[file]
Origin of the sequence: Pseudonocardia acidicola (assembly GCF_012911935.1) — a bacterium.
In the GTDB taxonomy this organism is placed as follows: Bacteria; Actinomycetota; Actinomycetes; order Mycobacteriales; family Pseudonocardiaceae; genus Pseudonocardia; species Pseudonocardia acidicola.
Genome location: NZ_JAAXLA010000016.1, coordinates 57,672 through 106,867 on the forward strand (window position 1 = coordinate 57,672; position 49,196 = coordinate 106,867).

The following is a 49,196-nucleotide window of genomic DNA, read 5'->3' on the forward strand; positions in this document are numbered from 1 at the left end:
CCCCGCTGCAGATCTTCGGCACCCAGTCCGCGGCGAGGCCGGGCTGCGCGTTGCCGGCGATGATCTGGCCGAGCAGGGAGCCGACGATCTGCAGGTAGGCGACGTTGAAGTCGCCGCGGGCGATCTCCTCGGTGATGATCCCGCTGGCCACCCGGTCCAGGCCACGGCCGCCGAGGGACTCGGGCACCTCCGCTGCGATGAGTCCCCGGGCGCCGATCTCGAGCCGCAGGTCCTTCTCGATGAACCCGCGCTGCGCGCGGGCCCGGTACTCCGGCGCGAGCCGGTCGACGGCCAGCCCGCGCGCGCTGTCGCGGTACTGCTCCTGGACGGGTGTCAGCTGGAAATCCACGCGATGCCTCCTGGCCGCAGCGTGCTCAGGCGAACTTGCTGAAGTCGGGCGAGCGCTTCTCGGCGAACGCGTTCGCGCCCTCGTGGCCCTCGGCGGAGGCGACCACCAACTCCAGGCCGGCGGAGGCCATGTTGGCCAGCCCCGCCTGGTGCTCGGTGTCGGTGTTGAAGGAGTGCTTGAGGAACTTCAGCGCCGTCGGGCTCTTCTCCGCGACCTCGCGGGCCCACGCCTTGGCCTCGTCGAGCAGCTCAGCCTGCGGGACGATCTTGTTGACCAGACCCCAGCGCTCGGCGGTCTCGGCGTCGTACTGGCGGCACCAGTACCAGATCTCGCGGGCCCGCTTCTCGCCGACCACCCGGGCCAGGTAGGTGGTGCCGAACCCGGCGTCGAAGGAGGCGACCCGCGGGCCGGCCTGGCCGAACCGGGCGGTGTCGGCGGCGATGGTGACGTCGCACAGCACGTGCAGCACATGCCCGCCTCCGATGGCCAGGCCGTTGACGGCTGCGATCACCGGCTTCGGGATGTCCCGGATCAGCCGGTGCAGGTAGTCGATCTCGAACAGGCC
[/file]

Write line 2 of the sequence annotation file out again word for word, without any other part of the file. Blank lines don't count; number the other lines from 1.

In the GTDB taxonomy this organism is placed as follows: Bacteria; Actinomycetota; Actinomycetes; order Mycobacteriales; family Pseudonocardiaceae; genus Pseudonocardia; species Pseudonocardia acidicola.